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Jake has been around the world – twice!

I’m astonished. I’ve been sending bugs around the world for several years now, but nothing like this has ever happened. The school we sent it to is on summer holiday break now so no one is around to pick up Jake. Hopefully, it will remain safe in the cache until students return.

Kallista Jake!

Kallista Jake!

You can read the original blog post I wrote as we sent off our bugs here. Kallista Jake has his own page on geocaching.com so you can check out his travels. He is currently awaiting retrieval in this cache. If any readers of my blog know any geocachers near Melbourne, please notify me :-)

Do you have any experiences you would like to share about geocaching? It is a great family activity!

You can discover for yourself where Jake is by pasting these coordinates into a mapping website like Google MapsS 37° 54.460 E 145° 21.899

He is located somewhere near this trestle!

He is located somewhere near this trestle!

Class project: Tang Dynasty capital city in Minecraft


We finished our collaborative build of the Tang Dynasty capital city of Chang’an and thought it was time to share our work. There were 145 students that worked on recreating a model of the ancient city. We built the buildings over five days and then added “info blocks” that contained a detailed description of the city residents.

It took about two-weeks to completely finish the project. I’m very proud of the work my students did, especially since most had never played Minecraft before this school year. They worked in teams, with each team assigned a city block to complete. Some of the city blocks represented peasants, others merchants or aristocrats.

If you are a teacher or parent and would like to read about it in much more detail, you can visit my teacher blog.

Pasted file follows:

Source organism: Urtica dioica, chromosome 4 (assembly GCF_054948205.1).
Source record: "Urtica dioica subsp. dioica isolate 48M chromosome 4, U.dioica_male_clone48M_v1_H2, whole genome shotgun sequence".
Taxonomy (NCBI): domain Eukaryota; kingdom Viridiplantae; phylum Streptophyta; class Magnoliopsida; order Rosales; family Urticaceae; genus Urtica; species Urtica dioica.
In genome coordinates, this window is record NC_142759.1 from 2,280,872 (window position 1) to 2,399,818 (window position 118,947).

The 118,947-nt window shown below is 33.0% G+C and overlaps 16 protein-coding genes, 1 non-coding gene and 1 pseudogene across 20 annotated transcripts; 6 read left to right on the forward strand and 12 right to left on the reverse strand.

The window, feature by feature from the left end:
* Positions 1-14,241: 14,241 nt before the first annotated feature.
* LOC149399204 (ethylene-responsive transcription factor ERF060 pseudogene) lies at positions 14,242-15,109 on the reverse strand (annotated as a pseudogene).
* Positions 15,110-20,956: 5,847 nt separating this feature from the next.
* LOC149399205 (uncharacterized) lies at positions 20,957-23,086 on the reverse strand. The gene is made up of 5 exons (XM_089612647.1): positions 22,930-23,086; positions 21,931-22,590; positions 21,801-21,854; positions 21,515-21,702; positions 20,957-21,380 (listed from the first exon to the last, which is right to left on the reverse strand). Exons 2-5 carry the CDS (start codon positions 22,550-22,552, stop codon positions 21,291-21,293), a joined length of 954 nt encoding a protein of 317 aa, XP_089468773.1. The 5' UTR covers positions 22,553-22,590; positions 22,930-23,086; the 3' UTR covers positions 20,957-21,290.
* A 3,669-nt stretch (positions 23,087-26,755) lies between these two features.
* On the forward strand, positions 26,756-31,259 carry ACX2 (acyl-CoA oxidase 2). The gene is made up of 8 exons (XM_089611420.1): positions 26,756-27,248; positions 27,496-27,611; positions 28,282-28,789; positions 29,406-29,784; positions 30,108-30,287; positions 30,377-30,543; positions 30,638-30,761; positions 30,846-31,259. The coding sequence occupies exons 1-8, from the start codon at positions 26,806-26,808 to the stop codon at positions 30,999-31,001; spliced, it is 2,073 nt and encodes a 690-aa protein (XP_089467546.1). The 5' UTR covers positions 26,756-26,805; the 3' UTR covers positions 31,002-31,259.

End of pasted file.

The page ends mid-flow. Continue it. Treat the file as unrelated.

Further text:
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Guest Author Visit

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Today we got a special visit from an author, Dr. Steve Palumbi from Stanford a University. He has a new book coming out and decided to visit Chalone Peaks and talk about his favorite subject – marine biology. He spoke before a packed audience and shared his thoughts on sharks, coral reefs, “fast” fish and why fish don’t freeze in cold water and how that relates to the ice cream we all enjoy. Fascinating stuff!

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China Build Nearing Completion

We are almost finished with our collaborative build of the ancient Chinese city of Chang’an and I wanted to provide an update. Buildings are mostly finished and now students are working on writing their tales of the building occupants.

Each student will place an “info block” next to their building that will contain information about the building and/or the occupants. I’ve had my room open at lunch for the past few days and I’ve had a full house each day!

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Medieval China Build in Minecraft

Wow!  I can’t believe how time has flown by this school year. We have been VERY busy learning about Islam, Africa, and now China. I will be posting some projects we have completed and continue to work on starting today.

As a culminating lesson for China, my students and I are collaboratively building a model of the ancient Chinese capital city of Chang’an. The period we are studying is known as the Tang Dynasty and it is also known as a Golden Age for China. Culture, the Arts, and trade flourished during this time period. The capital city was immense in size and supported more than one million people.

Below is an image of how Chang’an was laid out into 110 massive city blocks.

changanmapI have 145 students working on this project and we are building it using MinecraftEdu. It is going really well. Most of my students have never played Minecraft before, but they are learning very fast. We are trying to make the buildings appear like they did 1,300 years ago. We have some farms, three parks, government administrative buildings, an Imperial Palace and garden, and two open air markets.

Each building will have an info block that will contain information about who lives or works in each building. We will also populate it with many non-player characters which will interact with student visitors to the city. Right now, we are not quite half way done, but we wanted to share a few images of the city so far. Enjoy!

One of our farms.

One of our farms.

Multi-family homes.

Multi-family homes.

Market stalls.

Market stalls.